The Red Barn, National Theatre

Monday 17th October 2016

Mark Strong, Elizabeth Debicki and Hope Davis in The Red Barn. Photo: Manuel Harlan
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At first, I was a bit confused by this play’s title. After all, David Hare gave his 1998 adaptation of Arthur Schnitzler’s La Ronde the moniker of The Blue Room, which coincidentally is the same title as Mathieu Amalric’s very recent adaptation of a thriller by Georges Simenon. Now Hare has taken another Simenon thriller, La Main, and called it The Red Barn, which immediately suggests the murder of Maria Marten in 1827. But Hare and Simenon’s barn is not in Suffolk; it’s in Connecticut and the year is 1969. Hope that’s clear. Even if not, a brilliant cast headed by Mark Strong and Elizabeth Debicki, seen in The Night Manager, means that this 110-minute thriller has, at every turn, the power to surprise as well as inform.

Initially, everything seems simple: two professional couples — glamorous Ray and Mona Sanders and the more prosaic Donald and Ingrid Dodd — attend a nice upper-middle-class party. As the January weather turns stormy they decide to go home, but their car gets bogged down in a violent snow storm. They battle against the whiteout on foot, but only Donald, Ingrid and Mona reach safety. Ray has been lost. So the first question is: where is he? Is he dead or alive? Has he been murdered, accidentally killed or committed suicide? And can the local police lieutenant, Olsen, solve the mystery?

Then it becomes apparent, in typical Simenon fashion, that we are lost in a story as dense as any snow storm, and that what will most surprise us is that the victim is quite other than we originally thought. On the way, we will have enough time to examine the blackness of the human heart, and ponder how near each of us might come to committing murder. There’s a chilly amoral atmosphere that hangs around this story, which is as much about the way we seem to be actors on the stage of life as it is about jealousy and dissatisfaction.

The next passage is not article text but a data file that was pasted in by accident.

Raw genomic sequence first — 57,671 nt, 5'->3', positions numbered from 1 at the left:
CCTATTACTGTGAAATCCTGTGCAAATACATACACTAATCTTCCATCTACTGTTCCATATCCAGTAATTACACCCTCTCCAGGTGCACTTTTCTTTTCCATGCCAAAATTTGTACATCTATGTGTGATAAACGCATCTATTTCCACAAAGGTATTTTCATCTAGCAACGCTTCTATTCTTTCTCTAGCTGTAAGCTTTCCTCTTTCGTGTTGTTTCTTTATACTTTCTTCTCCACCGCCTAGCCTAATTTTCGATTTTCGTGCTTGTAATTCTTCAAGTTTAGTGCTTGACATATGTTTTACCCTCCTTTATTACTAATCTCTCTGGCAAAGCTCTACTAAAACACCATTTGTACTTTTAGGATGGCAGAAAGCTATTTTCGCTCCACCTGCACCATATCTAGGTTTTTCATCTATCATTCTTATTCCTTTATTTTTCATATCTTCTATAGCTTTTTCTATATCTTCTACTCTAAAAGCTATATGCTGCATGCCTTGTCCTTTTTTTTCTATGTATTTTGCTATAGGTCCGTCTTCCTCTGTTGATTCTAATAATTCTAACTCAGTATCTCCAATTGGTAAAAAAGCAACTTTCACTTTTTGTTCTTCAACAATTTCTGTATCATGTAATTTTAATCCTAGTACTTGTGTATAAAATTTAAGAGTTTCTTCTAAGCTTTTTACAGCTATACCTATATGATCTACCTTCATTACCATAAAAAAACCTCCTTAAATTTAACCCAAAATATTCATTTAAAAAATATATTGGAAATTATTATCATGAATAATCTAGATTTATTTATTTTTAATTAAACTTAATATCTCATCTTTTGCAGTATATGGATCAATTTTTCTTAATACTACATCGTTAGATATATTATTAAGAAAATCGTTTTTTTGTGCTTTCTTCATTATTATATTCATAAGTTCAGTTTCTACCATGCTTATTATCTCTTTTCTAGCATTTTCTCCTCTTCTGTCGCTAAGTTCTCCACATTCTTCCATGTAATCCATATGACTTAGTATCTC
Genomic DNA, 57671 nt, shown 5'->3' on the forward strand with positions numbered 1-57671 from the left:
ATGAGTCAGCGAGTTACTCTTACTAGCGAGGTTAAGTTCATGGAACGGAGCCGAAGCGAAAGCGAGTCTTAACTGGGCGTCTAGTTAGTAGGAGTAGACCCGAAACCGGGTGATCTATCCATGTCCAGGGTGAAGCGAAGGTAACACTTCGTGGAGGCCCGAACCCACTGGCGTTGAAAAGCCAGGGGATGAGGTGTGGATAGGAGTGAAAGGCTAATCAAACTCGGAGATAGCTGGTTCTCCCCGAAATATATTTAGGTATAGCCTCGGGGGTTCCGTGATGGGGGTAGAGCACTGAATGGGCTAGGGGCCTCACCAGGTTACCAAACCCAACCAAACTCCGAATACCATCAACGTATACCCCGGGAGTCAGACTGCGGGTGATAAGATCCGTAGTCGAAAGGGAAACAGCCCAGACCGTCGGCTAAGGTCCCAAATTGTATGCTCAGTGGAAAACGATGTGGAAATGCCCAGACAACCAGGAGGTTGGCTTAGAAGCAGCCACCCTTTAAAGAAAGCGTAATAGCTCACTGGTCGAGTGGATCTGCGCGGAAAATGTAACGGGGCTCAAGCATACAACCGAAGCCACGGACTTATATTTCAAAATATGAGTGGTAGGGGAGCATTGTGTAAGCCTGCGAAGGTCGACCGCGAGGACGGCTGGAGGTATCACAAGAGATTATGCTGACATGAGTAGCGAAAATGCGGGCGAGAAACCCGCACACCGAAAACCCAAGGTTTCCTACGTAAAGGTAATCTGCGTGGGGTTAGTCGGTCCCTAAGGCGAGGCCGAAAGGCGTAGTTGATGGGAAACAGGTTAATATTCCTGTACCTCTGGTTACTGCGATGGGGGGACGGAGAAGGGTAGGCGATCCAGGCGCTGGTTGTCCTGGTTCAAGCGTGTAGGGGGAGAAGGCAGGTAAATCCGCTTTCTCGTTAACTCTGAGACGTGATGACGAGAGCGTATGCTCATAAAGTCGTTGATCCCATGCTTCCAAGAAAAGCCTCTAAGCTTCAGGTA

As the situation develops, The Red Barn becomes a study of the triangular relationship between lawyer Donald, his wife Ingrid and Ray’s wife Mona. Fortysomething Donald and Ray have been best friends since college so this is an account of male friendship which considers how men compete through their possession (there is no other word) of the women around them. At the same time, this is a play about self-knowledge and how we form our ideas about our lives, and about our spouses. Yes, it is a bit uncomfortable. It also contrasts the sense of community in rural Lakeville, Connecticut, with the alienation of urban East River, New York, but never uncritically, and it plays delicious games with the metaphor of sight: how much do we see? Of ourselves? Of others? And, of course, looking is never the same as observing.

Hare’s style in this adaptation respects the transposition of Simenon’s French style, in which couples discuss the state of their relationships in a more philosophical manner than is common in the Anglo-Saxon world, onto the slightly alien terrain of late 1960s America. I liked the slightly distancing coolness and the intellectuality of the dialogues. There are no references to local politics or culture; everything happens inside the heads of the protagonists. So instead of social commentary, there is psychology and powerful metaphors: Ingrid’s eyes see everything; the snow storm is so dense that no one can see anything and everyone is blinded…

Aptly enough, Robert Icke’s superbly compelling production begins with a giant eye and has a cinematic, almost Hitchcockian, sense of constant movement, with fade ins and fade outs, which suits Hare’s script. On Bunny Christie’s lovely, elegant sets, and helped by Paule Constable’s lighting and Tom Gibbons’s soundscape, the three main actors perform an elaborate game of chess: Strong’s Donald at first timid behind his glasses then almost hoarse with emotion, while Debicki’s light and flighty Mona contrasts well with Hope Davis’s calm and protective Ingrid. With each scene telling us something new, there’s a real sense of revelation as the evening progresses, so it seems ungenerous to carp that most of the dialogue is too clear, and too lacking in subtext. Better to sit back and enjoy the ride — right into Simenon’s dark nights of desire.

This review first appeared on The Arts Desk  

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